So, when we launched TMG we gave you a theory – that if a rural farmer sells two cows for about $1,200, he can buy 5,000 tomato seedlings, producing approximately 20,000kg of tomatoes, worth between $4,000.00 (if they sell at 20cents/kg) and $16,000.00 (if the market price is 80cents/kg).
And now we can tell you about a farmer who did just that. Albert Sibanda came into contact with the programme in October 2013 when he signed up for the 3 day training at Shalom, Kezi. Sibanda has been a bricklayer most of his adult life, and has never farmed, save for his cattle. Following training, he took part of his paddock – a quarter of a hectare – and started preparing it for his tomato crop. The weather wasn’t great – there was too much rain last season, and he faced the problems of aphids, blossom-end rot and a bit of dampening off in the early stages of the crop.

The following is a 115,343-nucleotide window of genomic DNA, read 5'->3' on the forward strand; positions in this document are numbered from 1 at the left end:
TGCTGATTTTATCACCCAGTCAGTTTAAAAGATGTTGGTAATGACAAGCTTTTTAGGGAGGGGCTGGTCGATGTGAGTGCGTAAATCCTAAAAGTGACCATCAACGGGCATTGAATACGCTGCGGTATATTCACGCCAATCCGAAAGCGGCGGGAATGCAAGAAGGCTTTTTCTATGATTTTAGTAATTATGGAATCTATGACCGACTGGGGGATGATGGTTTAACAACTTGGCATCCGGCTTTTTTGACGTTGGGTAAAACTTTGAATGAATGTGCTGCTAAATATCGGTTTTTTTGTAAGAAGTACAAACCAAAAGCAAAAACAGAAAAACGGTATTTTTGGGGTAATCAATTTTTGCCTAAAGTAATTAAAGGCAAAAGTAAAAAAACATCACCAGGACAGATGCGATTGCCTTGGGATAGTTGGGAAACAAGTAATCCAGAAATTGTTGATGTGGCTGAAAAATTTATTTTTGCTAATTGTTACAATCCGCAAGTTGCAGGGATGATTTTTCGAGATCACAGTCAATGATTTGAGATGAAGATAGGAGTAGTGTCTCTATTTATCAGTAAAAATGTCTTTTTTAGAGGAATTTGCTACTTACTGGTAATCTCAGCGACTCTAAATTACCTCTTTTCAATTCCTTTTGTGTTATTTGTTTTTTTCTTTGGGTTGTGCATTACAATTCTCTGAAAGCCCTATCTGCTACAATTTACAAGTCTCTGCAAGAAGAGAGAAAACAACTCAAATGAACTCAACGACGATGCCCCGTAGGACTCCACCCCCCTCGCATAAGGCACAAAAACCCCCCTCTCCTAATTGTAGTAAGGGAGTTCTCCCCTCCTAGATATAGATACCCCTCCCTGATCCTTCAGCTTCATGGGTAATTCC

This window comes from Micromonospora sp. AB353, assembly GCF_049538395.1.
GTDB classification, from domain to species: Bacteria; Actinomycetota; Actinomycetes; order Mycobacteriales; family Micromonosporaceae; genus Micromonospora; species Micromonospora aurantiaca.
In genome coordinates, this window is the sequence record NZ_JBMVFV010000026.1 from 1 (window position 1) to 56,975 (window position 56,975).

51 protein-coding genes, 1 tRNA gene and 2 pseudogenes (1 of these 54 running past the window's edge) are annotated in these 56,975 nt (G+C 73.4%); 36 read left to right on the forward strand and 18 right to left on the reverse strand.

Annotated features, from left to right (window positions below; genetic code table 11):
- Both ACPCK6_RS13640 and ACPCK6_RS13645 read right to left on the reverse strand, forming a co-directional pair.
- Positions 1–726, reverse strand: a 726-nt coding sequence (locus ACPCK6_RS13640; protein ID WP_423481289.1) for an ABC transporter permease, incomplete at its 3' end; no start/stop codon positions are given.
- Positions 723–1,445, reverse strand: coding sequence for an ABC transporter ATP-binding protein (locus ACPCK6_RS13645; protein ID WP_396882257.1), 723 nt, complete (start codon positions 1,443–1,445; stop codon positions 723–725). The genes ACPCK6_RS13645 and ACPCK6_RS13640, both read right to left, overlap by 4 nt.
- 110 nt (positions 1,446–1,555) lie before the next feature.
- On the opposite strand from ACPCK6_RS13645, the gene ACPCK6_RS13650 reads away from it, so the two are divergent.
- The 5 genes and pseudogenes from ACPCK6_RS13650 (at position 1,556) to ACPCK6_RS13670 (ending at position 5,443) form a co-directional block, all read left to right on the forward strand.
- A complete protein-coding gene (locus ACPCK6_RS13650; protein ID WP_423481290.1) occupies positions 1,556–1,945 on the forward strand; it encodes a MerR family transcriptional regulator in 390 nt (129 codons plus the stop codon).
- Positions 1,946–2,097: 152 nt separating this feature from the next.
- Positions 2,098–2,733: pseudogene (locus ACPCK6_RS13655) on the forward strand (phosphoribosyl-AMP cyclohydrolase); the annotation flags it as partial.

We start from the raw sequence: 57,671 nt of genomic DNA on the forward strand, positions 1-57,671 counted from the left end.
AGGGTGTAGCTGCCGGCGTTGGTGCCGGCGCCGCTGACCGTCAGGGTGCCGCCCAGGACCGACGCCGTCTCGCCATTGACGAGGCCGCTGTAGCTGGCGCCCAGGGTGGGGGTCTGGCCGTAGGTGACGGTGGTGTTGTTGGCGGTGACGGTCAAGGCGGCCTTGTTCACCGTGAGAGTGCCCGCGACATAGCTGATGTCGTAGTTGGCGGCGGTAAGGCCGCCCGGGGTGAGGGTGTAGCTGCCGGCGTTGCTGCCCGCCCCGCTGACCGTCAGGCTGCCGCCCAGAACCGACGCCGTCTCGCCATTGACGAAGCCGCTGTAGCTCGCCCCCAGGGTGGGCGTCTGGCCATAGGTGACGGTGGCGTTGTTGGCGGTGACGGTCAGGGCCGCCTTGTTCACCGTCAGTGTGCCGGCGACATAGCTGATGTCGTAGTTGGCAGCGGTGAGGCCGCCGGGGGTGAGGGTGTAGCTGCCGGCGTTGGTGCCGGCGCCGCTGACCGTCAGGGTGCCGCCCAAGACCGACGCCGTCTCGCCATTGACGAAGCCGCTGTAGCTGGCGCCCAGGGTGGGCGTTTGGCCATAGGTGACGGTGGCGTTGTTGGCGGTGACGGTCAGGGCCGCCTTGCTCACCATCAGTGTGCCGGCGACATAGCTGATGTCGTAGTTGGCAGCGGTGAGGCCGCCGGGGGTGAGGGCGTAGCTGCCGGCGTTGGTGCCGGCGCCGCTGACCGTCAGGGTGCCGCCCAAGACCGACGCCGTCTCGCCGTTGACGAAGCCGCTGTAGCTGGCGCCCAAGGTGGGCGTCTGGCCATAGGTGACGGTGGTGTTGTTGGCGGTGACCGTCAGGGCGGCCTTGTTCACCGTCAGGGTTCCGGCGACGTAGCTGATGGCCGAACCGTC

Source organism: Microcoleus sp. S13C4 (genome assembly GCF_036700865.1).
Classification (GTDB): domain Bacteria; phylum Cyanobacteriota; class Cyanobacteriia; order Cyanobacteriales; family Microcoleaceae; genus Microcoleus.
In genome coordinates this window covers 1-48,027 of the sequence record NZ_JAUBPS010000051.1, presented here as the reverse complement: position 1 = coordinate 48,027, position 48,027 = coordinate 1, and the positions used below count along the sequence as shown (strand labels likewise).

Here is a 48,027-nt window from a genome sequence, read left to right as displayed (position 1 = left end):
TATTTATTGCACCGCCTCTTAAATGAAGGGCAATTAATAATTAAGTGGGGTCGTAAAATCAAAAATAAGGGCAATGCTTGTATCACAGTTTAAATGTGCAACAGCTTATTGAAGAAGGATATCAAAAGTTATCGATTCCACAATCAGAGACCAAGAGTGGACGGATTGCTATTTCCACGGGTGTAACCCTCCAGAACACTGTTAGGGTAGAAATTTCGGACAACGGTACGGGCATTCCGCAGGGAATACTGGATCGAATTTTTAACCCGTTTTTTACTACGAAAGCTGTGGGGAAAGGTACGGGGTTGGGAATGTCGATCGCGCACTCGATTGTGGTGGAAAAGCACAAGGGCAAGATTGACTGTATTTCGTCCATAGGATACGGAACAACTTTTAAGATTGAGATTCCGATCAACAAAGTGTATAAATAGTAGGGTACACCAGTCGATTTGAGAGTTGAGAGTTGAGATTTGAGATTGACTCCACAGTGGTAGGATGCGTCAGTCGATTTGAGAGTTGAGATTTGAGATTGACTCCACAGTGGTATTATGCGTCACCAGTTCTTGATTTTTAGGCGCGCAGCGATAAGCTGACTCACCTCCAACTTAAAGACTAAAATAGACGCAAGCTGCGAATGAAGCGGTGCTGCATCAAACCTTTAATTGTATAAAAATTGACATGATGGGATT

Not deterred, Sibanda attended module 2 of the training at Shalom to consolidate the learning he already had. He maintained high standards, used eco-friendly fertilizers such as manure from his cows to give the crop a healthy start (cow manure is a good basal dresser), and chicken manure as a top dresser to compliment compound J. This gave his tomatoes the lush green foliage that is turning Matabeleland green… (couldn’t resist!). Using free local resources also saves him some money and improves his profit.
Sibanda is just now starting to harvest his crop, and is looking at getting about 19,000kg – a fantastic yield. His quality is also very good, which should get him a good price at the market. The market price for the past month or so has been 60 to 70cents per kg (which would earn him $13,300); however last week a larger commercial farmer delivered large quantities which dropped the market price to 35cents/kg. Even at this lower price, Sibanda still earns $6,650 from the comfort of his Ntabazinduna home – not bad for a $1,200 investment.
Of course this is only guesswork at present because Sibanda has not yet finished harvesting. An additional factor that will help him and other farmers is the new legislation passed by Government recently that is stopping the import of agro-produce from other countries in order to give our farmers a chance. This is contributing to the higher prices the farmers can get for their produce.
This is development. And in the words of Walt Disney ‘the way to get started is to quit talking and begin doing’ Join the doers, let’s turn Matabeleland Green!